Technology and the internet have transformed the way we do business. IT-enabled business change is a common term today. We're all horizon scanning to ensure that we can disrupt our own businesses and stay ahead of the competition. Digital leaders and CIOs are becoming an ever more familiar sight on boards around the globe and the Government is adopting digital by default, delivering Government-as-a-Platform and creating digital leaders.

So you'd think that with all this and 25 years after the launch of the internet, our politics would be using technology in equally innovative and interesting ways. However, it seems that political parties still haven't quite got to grips with the realities of how to engage us, the electorate, with technology.

So what are we missing and why?

One focus which may have side-tracked us, has been the discussion about actually using technology to change the voting system, moving from paper-based to electronic. We saw a variety of discussion around the last election but no real progress - the jury is still out on this.

There have been some successful single issue campaigns which have made good use of the internet. And no doubt in this election year, we'll see parties attempting to campaign through social media having learned much from the 2008 Obama campaign.

Obama shook up the process, surprised his adversaries and had the leaders around the globe watching with interest as he lead the way and took absolute advantage of social media in driving support.

Obama used social media to mobilise a grassroots organisation of volunteers and donors; he reinvented how parties could work in the future. However to date, we haven't yet seen anyone in the UK emulate this.

We also haven't yet seen the rise of a party through social media and the internet – could the aftermath of the UK election lead to this?

According to Nesta, in its pre-Christmas predictions report, it's highly possible that 2015 will see the emergence of the first internet-era political party in the UK.

I suspect they may be right; the time is certainly ripe for politics to grasp the nettle and truly engage a much wider audience via the use of the internet. By taking politics online, there is a great opportunity to engage and involve people in the development of policy and an opportunity for transparency. While we have seen successful single issue campaigning, this hasn't yet bridged into party politics.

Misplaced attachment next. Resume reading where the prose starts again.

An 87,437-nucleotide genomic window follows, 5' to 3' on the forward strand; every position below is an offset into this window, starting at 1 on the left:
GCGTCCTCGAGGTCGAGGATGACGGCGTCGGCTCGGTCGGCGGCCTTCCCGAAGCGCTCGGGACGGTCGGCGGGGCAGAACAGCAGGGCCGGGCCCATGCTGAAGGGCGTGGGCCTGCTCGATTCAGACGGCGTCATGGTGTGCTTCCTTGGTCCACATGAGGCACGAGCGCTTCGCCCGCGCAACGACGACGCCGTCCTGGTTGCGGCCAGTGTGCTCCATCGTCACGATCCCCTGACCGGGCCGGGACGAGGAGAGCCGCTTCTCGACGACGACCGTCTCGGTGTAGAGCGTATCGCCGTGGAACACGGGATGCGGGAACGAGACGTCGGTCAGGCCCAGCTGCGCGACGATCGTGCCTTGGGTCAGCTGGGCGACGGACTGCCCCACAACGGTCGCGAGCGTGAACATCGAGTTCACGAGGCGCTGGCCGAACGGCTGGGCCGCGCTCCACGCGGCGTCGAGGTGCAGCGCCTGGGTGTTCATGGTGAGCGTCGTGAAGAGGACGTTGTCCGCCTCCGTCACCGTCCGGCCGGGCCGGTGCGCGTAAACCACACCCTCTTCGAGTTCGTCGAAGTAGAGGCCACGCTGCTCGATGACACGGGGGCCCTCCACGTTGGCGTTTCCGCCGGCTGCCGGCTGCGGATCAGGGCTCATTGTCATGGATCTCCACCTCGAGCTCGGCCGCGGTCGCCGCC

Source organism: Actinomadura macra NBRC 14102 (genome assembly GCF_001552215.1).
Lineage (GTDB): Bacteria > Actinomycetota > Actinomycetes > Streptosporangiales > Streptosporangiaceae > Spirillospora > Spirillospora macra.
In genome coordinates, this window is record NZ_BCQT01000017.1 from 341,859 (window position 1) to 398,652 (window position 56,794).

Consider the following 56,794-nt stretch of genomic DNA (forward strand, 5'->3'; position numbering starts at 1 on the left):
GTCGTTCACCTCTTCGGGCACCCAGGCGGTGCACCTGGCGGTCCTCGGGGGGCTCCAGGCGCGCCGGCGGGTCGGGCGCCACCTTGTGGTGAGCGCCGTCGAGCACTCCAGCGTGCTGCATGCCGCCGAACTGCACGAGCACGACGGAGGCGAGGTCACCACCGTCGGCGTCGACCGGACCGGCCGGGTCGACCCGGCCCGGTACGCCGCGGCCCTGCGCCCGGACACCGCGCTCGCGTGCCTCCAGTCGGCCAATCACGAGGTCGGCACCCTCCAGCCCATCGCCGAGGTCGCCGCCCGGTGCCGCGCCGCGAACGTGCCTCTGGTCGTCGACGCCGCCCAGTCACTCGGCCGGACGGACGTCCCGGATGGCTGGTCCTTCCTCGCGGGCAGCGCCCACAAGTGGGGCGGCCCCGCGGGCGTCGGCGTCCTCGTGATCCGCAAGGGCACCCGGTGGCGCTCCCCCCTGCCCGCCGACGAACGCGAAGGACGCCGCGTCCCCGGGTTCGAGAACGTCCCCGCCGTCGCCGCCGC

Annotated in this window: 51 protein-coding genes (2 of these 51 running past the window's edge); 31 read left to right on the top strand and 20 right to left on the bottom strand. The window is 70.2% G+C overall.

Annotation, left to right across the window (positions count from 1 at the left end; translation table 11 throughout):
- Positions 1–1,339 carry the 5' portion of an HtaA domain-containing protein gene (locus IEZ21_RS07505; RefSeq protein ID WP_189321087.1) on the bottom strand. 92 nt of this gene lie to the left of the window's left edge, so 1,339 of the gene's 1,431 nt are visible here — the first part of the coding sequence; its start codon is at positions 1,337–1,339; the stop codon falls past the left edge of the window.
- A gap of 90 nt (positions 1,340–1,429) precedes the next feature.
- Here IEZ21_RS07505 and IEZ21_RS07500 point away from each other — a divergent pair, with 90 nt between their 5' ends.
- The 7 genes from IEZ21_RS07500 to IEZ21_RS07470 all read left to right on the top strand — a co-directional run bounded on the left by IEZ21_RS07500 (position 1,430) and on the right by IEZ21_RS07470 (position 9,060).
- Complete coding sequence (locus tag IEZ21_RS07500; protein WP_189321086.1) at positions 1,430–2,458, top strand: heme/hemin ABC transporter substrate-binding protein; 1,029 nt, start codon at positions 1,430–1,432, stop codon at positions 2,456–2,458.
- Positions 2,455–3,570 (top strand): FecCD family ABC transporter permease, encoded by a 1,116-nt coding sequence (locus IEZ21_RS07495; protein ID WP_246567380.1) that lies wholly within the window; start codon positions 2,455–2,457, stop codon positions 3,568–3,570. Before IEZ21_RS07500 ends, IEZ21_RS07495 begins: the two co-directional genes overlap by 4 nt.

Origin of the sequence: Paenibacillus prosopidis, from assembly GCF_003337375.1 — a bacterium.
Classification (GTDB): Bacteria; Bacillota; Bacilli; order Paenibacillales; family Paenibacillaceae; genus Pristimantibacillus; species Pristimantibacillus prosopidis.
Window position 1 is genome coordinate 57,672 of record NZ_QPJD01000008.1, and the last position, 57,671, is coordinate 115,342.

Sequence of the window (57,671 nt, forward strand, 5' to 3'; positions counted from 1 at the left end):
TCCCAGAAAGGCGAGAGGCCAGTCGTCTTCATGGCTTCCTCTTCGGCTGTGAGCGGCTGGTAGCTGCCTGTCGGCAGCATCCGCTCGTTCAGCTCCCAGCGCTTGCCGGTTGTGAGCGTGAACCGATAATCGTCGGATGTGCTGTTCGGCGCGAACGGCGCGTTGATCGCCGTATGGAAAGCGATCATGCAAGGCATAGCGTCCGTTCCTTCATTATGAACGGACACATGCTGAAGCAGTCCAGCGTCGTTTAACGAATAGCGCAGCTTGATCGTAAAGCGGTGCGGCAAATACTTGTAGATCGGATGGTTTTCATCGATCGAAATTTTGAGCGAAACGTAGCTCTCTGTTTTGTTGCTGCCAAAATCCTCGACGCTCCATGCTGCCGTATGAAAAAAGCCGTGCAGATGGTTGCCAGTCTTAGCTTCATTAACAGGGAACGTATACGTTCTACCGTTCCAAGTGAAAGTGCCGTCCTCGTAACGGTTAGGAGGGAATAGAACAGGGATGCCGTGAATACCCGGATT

The UK is lagging behind as elsewhere in Europe there are already open network parties including Five Star in Italy, Podemos in Spain and Pirate Parties in Iceland, Germany and Sweden. All of which are demonstrating that party politics can work online, involving lots of people, broadening the appeal to those who might otherwise feel detached from politics and successfully using the internet to speak to younger generations via their preferred method of communication.

Looking back to Obama's success, we can see that his use of social media helped him win the highest percentage of votes from under 25s since US exit polling began in 1976. Internet political parties have a massive opportunity to replicate this kind of success. There is a definite gap in the marketplace for new parties who are willing to take advantage of the 21st century technology to appeal to a younger demographic.

Online political parties won't mean the end for parliament, committees and physical meetings. A new type of hybrid politics may emerge; one that offers the opportunity for all parties, whatever their leanings, to learn, as businesses across the globe have already learned, that you need to actively respond and engage – simply talking at people doesn't cut it anymore.